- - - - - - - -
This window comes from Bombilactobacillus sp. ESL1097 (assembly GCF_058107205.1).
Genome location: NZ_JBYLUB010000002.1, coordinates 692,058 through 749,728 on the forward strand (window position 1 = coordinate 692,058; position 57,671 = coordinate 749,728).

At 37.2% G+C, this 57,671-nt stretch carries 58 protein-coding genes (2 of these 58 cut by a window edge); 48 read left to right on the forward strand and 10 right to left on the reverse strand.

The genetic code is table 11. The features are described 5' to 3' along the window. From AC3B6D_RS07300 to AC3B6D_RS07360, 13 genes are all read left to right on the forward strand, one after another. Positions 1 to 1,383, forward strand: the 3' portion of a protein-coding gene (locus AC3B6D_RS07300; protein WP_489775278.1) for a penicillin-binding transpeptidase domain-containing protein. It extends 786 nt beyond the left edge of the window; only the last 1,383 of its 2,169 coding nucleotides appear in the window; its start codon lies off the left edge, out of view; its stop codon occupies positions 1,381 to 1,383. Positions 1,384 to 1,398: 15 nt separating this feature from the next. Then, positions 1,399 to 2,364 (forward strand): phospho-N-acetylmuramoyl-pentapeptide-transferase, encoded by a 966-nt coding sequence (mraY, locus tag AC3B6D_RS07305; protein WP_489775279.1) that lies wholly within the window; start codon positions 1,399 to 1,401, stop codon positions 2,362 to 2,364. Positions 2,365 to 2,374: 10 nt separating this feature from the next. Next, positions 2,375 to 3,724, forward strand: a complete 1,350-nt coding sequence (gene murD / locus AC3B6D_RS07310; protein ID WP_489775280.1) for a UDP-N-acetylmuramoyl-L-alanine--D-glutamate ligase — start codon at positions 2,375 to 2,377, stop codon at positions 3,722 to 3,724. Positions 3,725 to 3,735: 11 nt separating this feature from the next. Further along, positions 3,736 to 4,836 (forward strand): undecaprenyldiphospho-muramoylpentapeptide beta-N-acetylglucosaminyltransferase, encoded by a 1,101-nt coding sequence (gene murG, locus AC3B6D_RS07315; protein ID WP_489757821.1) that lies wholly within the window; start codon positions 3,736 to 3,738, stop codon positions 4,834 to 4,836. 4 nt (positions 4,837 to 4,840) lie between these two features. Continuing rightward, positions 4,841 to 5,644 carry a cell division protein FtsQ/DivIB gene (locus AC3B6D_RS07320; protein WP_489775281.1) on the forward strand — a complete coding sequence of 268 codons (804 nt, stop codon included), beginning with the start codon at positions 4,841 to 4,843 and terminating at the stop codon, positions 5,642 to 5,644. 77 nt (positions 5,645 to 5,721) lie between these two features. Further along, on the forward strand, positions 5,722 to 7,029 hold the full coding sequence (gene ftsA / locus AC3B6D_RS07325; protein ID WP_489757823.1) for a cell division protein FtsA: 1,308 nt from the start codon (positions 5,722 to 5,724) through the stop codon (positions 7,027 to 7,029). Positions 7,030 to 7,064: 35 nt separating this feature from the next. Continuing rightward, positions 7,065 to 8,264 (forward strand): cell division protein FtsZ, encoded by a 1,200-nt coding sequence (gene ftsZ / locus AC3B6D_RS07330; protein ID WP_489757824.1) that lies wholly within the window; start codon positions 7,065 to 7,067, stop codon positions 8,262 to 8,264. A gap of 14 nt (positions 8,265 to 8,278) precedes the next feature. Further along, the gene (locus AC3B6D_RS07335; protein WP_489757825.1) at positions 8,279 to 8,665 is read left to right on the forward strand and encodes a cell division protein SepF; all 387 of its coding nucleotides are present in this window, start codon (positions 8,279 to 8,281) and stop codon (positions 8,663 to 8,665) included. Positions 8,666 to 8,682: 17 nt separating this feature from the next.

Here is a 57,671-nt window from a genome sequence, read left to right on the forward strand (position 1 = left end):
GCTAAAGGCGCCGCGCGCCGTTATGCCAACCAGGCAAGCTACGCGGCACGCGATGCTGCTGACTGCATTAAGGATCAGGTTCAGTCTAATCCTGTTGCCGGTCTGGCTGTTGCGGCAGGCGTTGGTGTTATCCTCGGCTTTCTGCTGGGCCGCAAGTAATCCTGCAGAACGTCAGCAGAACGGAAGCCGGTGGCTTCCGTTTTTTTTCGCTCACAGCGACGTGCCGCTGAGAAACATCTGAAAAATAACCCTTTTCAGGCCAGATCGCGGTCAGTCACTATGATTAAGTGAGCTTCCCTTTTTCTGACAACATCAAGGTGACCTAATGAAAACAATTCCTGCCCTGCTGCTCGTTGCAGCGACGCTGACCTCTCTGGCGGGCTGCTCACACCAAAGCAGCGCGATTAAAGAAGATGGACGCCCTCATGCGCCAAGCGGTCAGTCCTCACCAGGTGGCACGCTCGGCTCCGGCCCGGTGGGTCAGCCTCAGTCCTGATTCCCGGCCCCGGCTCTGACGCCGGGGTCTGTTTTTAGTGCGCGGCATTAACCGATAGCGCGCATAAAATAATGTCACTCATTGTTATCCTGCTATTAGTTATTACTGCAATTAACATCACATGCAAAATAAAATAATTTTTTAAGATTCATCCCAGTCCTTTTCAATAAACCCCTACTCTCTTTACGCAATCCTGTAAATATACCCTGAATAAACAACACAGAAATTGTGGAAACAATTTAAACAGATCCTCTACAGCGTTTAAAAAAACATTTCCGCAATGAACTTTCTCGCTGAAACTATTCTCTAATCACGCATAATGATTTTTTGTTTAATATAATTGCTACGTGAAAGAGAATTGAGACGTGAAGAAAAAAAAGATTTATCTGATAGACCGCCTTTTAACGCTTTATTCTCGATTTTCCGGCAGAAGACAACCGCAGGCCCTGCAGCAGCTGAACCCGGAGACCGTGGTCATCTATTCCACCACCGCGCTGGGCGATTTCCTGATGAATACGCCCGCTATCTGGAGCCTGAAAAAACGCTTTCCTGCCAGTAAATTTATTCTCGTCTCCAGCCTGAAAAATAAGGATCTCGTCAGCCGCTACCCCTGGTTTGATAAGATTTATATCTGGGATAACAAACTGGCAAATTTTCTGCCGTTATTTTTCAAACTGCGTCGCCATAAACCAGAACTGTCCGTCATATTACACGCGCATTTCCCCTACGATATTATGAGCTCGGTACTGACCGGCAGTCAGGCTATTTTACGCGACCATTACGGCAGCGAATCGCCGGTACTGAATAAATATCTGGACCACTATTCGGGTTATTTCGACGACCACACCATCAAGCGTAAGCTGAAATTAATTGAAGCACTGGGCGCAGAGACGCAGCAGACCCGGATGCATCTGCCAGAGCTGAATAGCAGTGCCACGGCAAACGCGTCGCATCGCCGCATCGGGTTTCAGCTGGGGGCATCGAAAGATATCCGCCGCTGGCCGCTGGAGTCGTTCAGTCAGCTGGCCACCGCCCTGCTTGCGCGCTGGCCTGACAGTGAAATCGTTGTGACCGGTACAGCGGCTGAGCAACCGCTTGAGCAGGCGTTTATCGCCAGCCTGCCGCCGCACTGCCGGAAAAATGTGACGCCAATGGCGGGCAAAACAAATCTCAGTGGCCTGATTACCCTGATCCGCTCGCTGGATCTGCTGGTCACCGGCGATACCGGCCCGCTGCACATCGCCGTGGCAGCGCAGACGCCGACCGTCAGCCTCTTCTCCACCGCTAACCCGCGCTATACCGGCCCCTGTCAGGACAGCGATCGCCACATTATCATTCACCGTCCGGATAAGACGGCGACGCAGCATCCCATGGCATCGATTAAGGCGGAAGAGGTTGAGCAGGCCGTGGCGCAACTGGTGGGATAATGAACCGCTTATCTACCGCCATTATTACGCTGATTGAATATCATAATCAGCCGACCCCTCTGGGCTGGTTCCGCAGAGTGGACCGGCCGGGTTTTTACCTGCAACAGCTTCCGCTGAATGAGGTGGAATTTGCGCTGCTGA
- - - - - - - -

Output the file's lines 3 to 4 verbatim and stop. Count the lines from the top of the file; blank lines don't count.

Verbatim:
At 37.2% G+C, this 57,671-nt stretch carries 58 protein-coding genes (2 of these 58 cut by a window edge); 48 read left to right on the forward strand and 10 right to left on the reverse strand.

The genetic code is table 11. The features are described 5' to 3' along the window. From AC3B6D_RS07300 to AC3B6D_RS07360, 13 genes are all read left to right on the forward strand, one after another. Positions 1 to 1,383, forward strand: the 3' portion of a protein-coding gene (locus AC3B6D_RS07300; protein WP_489775278.1) for a penicillin-binding transpeptidase domain-containing protein. It extends 786 nt beyond the left edge of the window; only the last 1,383 of its 2,169 coding nucleotides appear in the window; its start codon lies off the left edge, out of view; its stop codon occupies positions 1,381 to 1,383. Positions 1,384 to 1,398: 15 nt separating this feature from the next. Then, positions 1,399 to 2,364 (forward strand): phospho-N-acetylmuramoyl-pentapeptide-transferase, encoded by a 966-nt coding sequence (mraY, locus tag AC3B6D_RS07305; protein WP_489775279.1) that lies wholly within the window; start codon positions 1,399 to 1,401, stop codon positions 2,362 to 2,364. Positions 2,365 to 2,374: 10 nt separating this feature from the next. Next, positions 2,375 to 3,724, forward strand: a complete 1,350-nt coding sequence (gene murD / locus AC3B6D_RS07310; protein ID WP_489775280.1) for a UDP-N-acetylmuramoyl-L-alanine--D-glutamate ligase — start codon at positions 2,375 to 2,377, stop codon at positions 3,722 to 3,724. Positions 3,725 to 3,735: 11 nt separating this feature from the next. Further along, positions 3,736 to 4,836 (forward strand): undecaprenyldiphospho-muramoylpentapeptide beta-N-acetylglucosaminyltransferase, encoded by a 1,101-nt coding sequence (gene murG, locus AC3B6D_RS07315; protein ID WP_489757821.1) that lies wholly within the window; start codon positions 3,736 to 3,738, stop codon positions 4,834 to 4,836. 4 nt (positions 4,837 to 4,840) lie between these two features. Continuing rightward, positions 4,841 to 5,644 carry a cell division protein FtsQ/DivIB gene (locus AC3B6D_RS07320; protein WP_489775281.1) on the forward strand — a complete coding sequence of 268 codons (804 nt, stop codon included), beginning with the start codon at positions 4,841 to 4,843 and terminating at the stop codon, positions 5,642 to 5,644. 77 nt (positions 5,645 to 5,721) lie between these two features. Further along, on the forward strand, positions 5,722 to 7,029 hold the full coding sequence (gene ftsA / locus AC3B6D_RS07325; protein ID WP_489757823.1) for a cell division protein FtsA: 1,308 nt from the start codon (positions 5,722 to 5,724) through the stop codon (positions 7,027 to 7,029). Positions 7,030 to 7,064: 35 nt separating this feature from the next. Continuing rightward, positions 7,065 to 8,264 (forward strand): cell division protein FtsZ, encoded by a 1,200-nt coding sequence (gene ftsZ / locus AC3B6D_RS07330; protein ID WP_489757824.1) that lies wholly within the window; start codon positions 7,065 to 7,067, stop codon positions 8,262 to 8,264. A gap of 14 nt (positions 8,265 to 8,278) precedes the next feature. Further along, the gene (locus AC3B6D_RS07335; protein WP_489757825.1) at positions 8,279 to 8,665 is read left to right on the forward strand and encodes a cell division protein SepF; all 387 of its coding nucleotides are present in this window, start codon (positions 8,279 to 8,281) and stop codon (positions 8,663 to 8,665) included. Positions 8,666 to 8,682: 17 nt separating this feature from the next.